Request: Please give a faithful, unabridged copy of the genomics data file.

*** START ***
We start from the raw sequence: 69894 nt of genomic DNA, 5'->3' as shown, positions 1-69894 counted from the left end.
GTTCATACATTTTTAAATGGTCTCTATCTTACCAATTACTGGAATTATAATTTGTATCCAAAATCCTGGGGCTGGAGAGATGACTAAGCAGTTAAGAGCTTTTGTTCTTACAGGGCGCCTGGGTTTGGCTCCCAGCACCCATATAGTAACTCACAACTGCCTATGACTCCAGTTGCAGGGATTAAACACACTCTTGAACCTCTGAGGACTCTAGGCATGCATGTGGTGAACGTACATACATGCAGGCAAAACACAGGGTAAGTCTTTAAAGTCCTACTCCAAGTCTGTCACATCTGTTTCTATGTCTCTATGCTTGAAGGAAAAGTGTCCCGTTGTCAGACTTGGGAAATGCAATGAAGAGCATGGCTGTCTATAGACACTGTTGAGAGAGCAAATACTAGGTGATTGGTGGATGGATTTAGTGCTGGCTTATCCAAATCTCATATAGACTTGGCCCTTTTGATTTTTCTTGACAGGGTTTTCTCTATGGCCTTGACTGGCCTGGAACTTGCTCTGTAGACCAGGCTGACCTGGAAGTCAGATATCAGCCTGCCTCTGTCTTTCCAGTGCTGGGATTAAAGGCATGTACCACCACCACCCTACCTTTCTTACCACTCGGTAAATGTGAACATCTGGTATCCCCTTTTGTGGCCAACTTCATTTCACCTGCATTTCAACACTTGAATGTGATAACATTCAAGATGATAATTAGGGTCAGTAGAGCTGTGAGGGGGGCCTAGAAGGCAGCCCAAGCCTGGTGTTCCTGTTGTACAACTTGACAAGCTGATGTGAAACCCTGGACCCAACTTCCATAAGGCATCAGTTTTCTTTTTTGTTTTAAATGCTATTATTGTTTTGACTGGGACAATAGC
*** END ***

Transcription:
We start from the raw sequence: 69894 nt of genomic DNA, 5'->3' as shown, positions 1-69894 counted from the left end.
GTTCATACATTTTTAAATGGTCTCTATCTTACCAATTACTGGAATTATAATTTGTATCCAAAATCCTGGGGCTGGAGAGATGACTAAGCAGTTAAGAGCTTTTGTTCTTACAGGGCGCCTGGGTTTGGCTCCCAGCACCCATATAGTAACTCACAACTGCCTATGACTCCAGTTGCAGGGATTAAACACACTCTTGAACCTCTGAGGACTCTAGGCATGCATGTGGTGAACGTACATACATGCAGGCAAAACACAGGGTAAGTCTTTAAAGTCCTACTCCAAGTCTGTCACATCTGTTTCTATGTCTCTATGCTTGAAGGAAAAGTGTCCCGTTGTCAGACTTGGGAAATGCAATGAAGAGCATGGCTGTCTATAGACACTGTTGAGAGAGCAAATACTAGGTGATTGGTGGATGGATTTAGTGCTGGCTTATCCAAATCTCATATAGACTTGGCCCTTTTGATTTTTCTTGACAGGGTTTTCTCTATGGCCTTGACTGGCCTGGAACTTGCTCTGTAGACCAGGCTGACCTGGAAGTCAGATATCAGCCTGCCTCTGTCTTTCCAGTGCTGGGATTAAAGGCATGTACCACCACCACCCTACCTTTCTTACCACTCGGTAAATGTGAACATCTGGTATCCCCTTTTGTGGCCAACTTCATTTCACCTGCATTTCAACACTTGAATGTGATAACATTCAAGATGATAATTAGGGTCAGTAGAGCTGTGAGGGGGGCCTAGAAGGCAGCCCAAGCCTGGTGTTCCTGTTGTACAACTTGACAAGCTGATGTGAAACCCTGGACCCAACTTCCATAAGGCATCAGTTTTCTTTTTTGTTTTAAATGCTATTATTGTTTTGACTGGGACAATAGC